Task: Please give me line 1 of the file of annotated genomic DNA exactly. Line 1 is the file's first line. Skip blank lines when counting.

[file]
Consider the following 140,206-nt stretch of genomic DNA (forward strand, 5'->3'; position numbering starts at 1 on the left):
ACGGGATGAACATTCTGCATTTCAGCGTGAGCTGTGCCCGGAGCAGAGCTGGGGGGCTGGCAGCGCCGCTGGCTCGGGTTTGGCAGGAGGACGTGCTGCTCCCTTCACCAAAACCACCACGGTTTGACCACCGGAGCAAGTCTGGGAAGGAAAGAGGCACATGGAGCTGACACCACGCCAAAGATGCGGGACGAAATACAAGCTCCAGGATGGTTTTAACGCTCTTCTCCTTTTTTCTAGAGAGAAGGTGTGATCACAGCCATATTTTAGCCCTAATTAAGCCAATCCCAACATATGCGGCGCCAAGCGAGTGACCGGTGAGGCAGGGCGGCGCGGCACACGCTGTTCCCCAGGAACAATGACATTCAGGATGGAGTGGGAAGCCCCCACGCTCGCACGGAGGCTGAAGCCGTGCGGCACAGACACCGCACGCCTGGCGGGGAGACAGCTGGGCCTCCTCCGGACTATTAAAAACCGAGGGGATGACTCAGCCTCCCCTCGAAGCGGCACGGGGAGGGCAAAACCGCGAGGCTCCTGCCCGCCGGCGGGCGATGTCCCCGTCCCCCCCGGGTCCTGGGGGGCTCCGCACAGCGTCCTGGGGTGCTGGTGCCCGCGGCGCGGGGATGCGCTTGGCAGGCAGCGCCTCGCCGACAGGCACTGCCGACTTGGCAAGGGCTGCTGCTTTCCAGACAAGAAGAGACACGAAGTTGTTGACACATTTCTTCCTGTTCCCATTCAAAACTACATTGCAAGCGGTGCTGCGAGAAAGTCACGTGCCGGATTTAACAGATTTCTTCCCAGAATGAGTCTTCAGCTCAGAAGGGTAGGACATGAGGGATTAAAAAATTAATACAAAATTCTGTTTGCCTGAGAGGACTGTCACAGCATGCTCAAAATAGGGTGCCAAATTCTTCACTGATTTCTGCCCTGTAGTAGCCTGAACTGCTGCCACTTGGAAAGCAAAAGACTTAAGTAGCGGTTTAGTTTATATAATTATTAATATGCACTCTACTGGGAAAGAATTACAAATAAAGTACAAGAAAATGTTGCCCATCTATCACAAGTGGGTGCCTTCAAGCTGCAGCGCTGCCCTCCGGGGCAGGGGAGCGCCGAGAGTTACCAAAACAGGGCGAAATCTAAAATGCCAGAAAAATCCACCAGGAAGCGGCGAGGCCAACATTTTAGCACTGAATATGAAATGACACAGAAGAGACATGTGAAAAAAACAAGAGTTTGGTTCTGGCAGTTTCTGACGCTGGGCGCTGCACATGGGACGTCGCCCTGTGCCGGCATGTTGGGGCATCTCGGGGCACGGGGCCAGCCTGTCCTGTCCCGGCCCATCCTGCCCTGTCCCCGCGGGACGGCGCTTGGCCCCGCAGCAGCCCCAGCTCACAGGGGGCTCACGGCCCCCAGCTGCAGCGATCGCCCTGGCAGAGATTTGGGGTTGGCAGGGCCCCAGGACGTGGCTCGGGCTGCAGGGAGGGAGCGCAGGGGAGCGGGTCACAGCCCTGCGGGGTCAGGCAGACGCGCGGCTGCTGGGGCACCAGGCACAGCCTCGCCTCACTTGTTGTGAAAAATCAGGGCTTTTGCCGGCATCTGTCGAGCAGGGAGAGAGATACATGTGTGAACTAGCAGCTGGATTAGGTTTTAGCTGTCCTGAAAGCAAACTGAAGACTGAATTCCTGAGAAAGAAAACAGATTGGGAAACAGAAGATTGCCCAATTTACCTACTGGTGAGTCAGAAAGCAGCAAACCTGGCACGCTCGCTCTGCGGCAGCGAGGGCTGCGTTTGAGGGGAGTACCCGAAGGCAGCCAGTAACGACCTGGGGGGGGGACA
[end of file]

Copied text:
Consider the following 140,206-nt stretch of genomic DNA (forward strand, 5'->3'; position numbering starts at 1 on the left):